Henry Roe Cloud was the first Native American to graduate from Yale, earning his B.A. in 1910, and M.A. in Anthropology in 1914. His accomplishments—as an educator, a civil servant, and an advocate for Native Americans—were shaped by a unique combination of influences throughout his life. He was raised indigenous but converted to Christianity, and he had complex relationships with his white adoptive mother and his Native American wife. Cloud’s ability to embody, and, in some cases, strategically and publicly deploy his multifaceted identity, blossomed during his time at Yale. His convictions and plans concerning the advancement of Native Americans through college preparatory education were reinforced by his experiences at Yale.
Cloud was born on the Winnebago Reservation of northeastern Nebraska sometime between 1882 and 1886. He was born into the Thunderbird clan and given the Ho-Chunk name Wo-Na-Xi-Lay-Hunka, meaning “War Chief.” He was assigned his English name when American authorities put him into government-run Indian boarding schools, where pupils were not allowed to speak their native languages. As an adult, however, he eventually began to use both his Ho-Chunk and English names.
At boarding school, he converted to Christianity, becoming very devout. This put him at odds with his tribal leadership, especially when he returned to his home reservation as a missionary, campaigning against certain traditional religious practices.
Cloud attended the Santee Normal School, a church-run school that was more pluralistic and academic than the vocationally oriented government-run schools. At Santee, mentors encouraged Cloud to apply for Mount Hermon College Preparatory School in Massachusetts. Despite taking a year off to earn tuition for Mt. Hermon by working on a farm in New Jersey, Cloud quickly caught up with the other pupils and ultimately graduated as salutatorian.
At Yale, Cloud continued to be a man of many talents, playing intramural sports, writing for the literary magazine, and joining the debate team. He also had a rich social life as a member of a fraternity, the Cosmopolitan Club, and Elihu. He was chosen as one of the three most interesting men on campus by a New Haven newspaper, along with Robert Taft, Jr., the son of President William Howard Taft. In his first year at Yale, he also met his mentors and unofficial adoptive parents, Mary and Walter Roe, missionaries dedicated to the “Indian problem.” The Roes helped Cloud give shape to his goal of founding a college preparatory school for Indians. They arranged the first of what became a lifetime of speaking engagements, where his award-winning oration aided his advocacy and fundraising efforts.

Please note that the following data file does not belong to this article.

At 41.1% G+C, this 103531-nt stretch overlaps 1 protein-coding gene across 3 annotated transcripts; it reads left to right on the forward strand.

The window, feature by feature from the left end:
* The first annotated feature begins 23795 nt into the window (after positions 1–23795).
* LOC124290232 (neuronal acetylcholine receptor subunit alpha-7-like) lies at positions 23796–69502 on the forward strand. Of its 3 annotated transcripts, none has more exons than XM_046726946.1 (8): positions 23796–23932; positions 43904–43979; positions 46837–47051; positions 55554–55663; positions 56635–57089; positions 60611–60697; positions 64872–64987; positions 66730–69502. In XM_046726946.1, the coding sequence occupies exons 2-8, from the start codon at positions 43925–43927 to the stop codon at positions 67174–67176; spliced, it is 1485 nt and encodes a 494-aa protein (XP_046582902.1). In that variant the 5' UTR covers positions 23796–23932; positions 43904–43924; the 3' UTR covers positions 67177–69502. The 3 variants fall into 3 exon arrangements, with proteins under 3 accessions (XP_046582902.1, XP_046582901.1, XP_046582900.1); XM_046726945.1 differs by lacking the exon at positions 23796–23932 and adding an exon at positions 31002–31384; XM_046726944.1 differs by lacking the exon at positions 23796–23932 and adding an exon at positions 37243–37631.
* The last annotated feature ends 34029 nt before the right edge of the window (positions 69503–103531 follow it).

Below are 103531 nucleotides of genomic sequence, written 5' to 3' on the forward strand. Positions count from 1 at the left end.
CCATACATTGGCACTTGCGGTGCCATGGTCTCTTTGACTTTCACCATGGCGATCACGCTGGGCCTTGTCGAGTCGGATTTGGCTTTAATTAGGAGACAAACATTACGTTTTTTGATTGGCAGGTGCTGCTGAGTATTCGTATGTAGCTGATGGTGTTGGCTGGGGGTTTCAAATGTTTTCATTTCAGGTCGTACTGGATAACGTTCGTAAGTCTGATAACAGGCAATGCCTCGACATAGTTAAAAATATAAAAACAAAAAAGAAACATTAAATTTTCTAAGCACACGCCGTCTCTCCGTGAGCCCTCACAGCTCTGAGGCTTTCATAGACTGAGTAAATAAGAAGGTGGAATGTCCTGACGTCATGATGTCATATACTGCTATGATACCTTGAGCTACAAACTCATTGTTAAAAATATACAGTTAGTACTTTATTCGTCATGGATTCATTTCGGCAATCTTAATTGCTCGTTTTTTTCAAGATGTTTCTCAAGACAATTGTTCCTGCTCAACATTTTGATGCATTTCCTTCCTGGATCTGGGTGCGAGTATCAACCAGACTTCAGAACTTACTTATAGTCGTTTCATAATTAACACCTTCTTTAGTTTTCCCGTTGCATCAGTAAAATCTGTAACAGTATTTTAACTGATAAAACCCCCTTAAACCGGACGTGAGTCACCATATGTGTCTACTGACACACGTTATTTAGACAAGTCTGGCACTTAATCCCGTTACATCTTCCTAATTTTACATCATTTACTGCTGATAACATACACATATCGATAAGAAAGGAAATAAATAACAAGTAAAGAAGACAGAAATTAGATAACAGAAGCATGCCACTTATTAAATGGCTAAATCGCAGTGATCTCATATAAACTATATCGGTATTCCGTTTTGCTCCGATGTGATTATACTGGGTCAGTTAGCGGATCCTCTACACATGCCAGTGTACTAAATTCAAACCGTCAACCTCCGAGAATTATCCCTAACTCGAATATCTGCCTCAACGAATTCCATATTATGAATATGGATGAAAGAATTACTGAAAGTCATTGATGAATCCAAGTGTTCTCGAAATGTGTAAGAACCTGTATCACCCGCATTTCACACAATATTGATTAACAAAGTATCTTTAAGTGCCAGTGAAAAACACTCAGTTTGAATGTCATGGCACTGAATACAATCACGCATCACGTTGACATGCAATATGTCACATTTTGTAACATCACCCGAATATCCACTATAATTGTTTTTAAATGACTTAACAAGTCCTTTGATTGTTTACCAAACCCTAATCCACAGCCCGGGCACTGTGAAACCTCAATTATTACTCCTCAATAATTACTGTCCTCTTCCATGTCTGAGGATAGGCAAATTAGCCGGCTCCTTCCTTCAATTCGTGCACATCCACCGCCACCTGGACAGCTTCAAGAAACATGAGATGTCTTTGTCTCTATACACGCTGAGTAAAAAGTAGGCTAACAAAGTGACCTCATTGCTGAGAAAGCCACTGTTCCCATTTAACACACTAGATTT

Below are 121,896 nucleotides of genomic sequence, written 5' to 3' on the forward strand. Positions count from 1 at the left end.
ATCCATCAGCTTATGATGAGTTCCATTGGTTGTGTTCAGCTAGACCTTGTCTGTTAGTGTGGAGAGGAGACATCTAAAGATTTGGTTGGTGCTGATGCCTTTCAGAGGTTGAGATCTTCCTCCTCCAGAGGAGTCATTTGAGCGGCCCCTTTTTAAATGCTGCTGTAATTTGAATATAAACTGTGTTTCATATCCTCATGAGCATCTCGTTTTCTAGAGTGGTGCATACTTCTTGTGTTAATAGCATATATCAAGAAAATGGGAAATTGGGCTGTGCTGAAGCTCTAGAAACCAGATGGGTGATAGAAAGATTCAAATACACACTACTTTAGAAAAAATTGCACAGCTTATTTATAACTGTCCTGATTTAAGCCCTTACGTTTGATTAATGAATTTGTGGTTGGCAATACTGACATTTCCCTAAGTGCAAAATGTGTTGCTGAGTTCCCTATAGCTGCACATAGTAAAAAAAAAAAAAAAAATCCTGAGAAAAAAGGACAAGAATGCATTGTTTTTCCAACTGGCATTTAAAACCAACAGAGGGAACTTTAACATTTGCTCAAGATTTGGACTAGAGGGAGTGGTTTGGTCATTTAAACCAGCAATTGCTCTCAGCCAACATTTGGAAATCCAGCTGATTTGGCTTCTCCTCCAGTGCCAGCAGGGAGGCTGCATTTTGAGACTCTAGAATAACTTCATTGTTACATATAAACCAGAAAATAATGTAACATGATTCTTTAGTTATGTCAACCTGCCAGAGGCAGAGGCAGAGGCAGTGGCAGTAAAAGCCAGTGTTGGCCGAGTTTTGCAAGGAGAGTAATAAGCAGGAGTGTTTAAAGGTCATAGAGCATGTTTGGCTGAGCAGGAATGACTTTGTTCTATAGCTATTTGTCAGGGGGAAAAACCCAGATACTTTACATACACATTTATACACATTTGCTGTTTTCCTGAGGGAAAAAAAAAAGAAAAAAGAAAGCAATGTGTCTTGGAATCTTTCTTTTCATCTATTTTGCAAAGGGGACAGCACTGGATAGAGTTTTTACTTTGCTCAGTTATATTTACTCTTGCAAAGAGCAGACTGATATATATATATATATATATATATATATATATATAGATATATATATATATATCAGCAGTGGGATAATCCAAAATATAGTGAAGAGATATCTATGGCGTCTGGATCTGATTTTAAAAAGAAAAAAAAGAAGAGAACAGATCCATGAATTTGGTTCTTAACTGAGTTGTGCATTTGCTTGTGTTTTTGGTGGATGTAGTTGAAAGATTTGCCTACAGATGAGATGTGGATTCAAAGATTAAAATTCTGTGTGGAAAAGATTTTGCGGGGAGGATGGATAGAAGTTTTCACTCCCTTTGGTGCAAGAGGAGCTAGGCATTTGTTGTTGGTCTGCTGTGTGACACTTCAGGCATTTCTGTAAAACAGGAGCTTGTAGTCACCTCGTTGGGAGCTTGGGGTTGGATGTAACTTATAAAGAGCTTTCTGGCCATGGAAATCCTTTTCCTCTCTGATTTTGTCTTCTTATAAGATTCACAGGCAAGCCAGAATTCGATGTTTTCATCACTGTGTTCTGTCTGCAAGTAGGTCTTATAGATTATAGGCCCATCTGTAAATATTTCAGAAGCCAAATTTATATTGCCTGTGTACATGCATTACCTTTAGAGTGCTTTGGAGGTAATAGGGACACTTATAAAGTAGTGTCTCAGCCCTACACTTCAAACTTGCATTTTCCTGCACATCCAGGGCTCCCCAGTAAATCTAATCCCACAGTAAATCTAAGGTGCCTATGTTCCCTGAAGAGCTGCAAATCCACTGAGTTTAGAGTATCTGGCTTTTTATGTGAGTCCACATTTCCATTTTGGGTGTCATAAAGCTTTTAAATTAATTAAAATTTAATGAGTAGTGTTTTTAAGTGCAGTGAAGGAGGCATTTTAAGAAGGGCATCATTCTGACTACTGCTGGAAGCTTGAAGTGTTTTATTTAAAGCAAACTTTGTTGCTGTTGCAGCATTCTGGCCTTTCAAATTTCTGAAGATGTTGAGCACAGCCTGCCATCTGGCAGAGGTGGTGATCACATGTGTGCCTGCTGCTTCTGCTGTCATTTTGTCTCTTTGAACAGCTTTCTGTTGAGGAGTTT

While still at Yale, Cloud worked with the Roes and others to advocate for the release of the Chiracahua Apaches, the descendants of Geronimo’s band, from their imprisonment at Fort Sill. His action was inspired in part, he said, by moral arguments he was exposed to at Yale. He also helped found the Society of American Indians, a reform organization.
Over his long career, his unique position as a full-blooded Indian, but also a trained anthropologist and missionary, made him a valued interlocutor. He worked on some of the most important research and policy initiatives of the time, including the Meriam Report, which documented the many failings of government policy regarding Native Americans. He was appointed as the highest-ranking Native American employee of the Indian Service Bureau, to the adulation of the press, and he was instrumental in convincing the tribes to agree to the passage of the Indian Reorganization Act. By the 1930s, he had visited every single reservation and commission in the country.
It was in his pedagogy that Cloud was truly a revolutionary. At the time, government-run Indian education was designed to force assimilation, while focusing on “vocational training”—a euphemism for manual labor—which sharply limited the scope of opportunities for graduates. Through his own experiences, including his time at Yale, Cloud became convinced the that key to improving the lives of Native Americans was promoting self-sufficiency, Christianity, and college preparatory education to Native leaders and advocates. When he founded the American Indian Institute in partnership with his wife, he promoted preferential hiring for Indian candidates and encouraged the inclusion of Native American language instruction, as well as the preservation and celebration of cultural traditions. He later implemented these policies when appointed head of the largest government-run Indian school in the country. This radical approach opened doors that allowed more Native American youth to follow in Cloud’s footsteps into higher education.